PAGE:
let’s talk agoraphobia

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Happy Friday, Readers!  It’s a wet, wet day here in San Francisco, but I’m safely in the office and the coffee is hot!

I thought I’d take a minute today and talk about one of the “issues” I battle everyday.  See, I’m an agoraphobic.  Taken literally, the translation from the greek means “fear of the marketplace” but since the world has evolved, so has this monster.

Agoraphobia can be seen as a spectrum of sorts, and people with agoraphobia can have intense fear, anxiety and even panic that keeps them from living their life the way they want to.

At its worst, agoraphobia can make a person housebound, unable to leave the safety of their home because of the fear.  Some are unable to move outside a specified “safety zone” without someone there to help them.

Psychology Today has a good article here.

Thankfully, mine is not that bad, though having people with me who know how to spot my panic attacks starting and how to help me through them is a blessing. I still manage to get my own groceries, I go to work (most days), and I travel.

But, every one of these things can induce anything from minor anxiety to heart stopping panic.  There are days I won’t even open my front door.  Days where just going to get the mail is a major achievement.  There are days when I think nothing of getting in the car and heading out into the unknown though too.

Like any other chronic condition, it is a constant part of who I am, but its severity and my ability to fight it change all the time, and because I also live with chronic pain, it can also affect and be affected by the levels of pain I am in.

On bad pain days, I spend all my energy battling pain, and I have nothing left to fight the phobia, so I generally stay within my safety space.  On days when the phobia is running high and I know I have to go out into the world anyway, there’s seldom anything left to manage my pain.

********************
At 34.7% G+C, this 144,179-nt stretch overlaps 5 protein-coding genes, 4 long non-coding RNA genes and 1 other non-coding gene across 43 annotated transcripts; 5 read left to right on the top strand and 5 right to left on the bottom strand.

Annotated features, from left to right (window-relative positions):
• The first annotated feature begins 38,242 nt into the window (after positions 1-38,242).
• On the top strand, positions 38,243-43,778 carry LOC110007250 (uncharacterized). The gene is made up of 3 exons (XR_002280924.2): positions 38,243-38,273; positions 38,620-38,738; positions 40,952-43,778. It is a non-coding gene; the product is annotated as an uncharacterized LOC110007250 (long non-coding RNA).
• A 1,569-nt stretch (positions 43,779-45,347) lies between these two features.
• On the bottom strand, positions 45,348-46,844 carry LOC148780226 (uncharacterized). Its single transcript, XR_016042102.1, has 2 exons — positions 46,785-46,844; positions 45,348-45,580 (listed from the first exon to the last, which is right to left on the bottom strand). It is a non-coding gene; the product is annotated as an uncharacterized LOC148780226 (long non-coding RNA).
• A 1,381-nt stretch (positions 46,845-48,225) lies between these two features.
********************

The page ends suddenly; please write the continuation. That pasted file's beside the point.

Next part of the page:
It can be a vicious circle.

I’ve come to terms with this being a part of who I am, and I have mental coping mechanisms that help me handle crowds, unknown spaces, etc.  Crowds are hard. Crowds require days of mental prep and days of hibernating after.  Sometimes they require pharmaceutical help.  I take a very low dose of Xanax when needed.

Yet, I go to concerts and conventions and conferences.  I get on trains that I know are going to be standing room only long before I get home.  It’s terrifying and it’s exhausting and if you asked most people around me they’d tell you that they had no idea I was terrified because I’ve learned to hide it.

Why?  Because I’m a stubborn bitch that refuses to let my misfiring brain keep me from things and people I love.  At least, not all the time.  Maybe someday, when I’m a doddering eighty year old writer with a library of books in my quiver, I can become a recluse, and eccentric cat lady who never goes out and never lets anyone in, other than my young, gorgeous assistant/nurse who makes sure I eat and take my meds.

So today, I won the battle, despite the rain and the messy commute and the people.  I’m at my desk and now my cup of coffee is empty, so it’s time to go search for more.

May your weekend be amazing!

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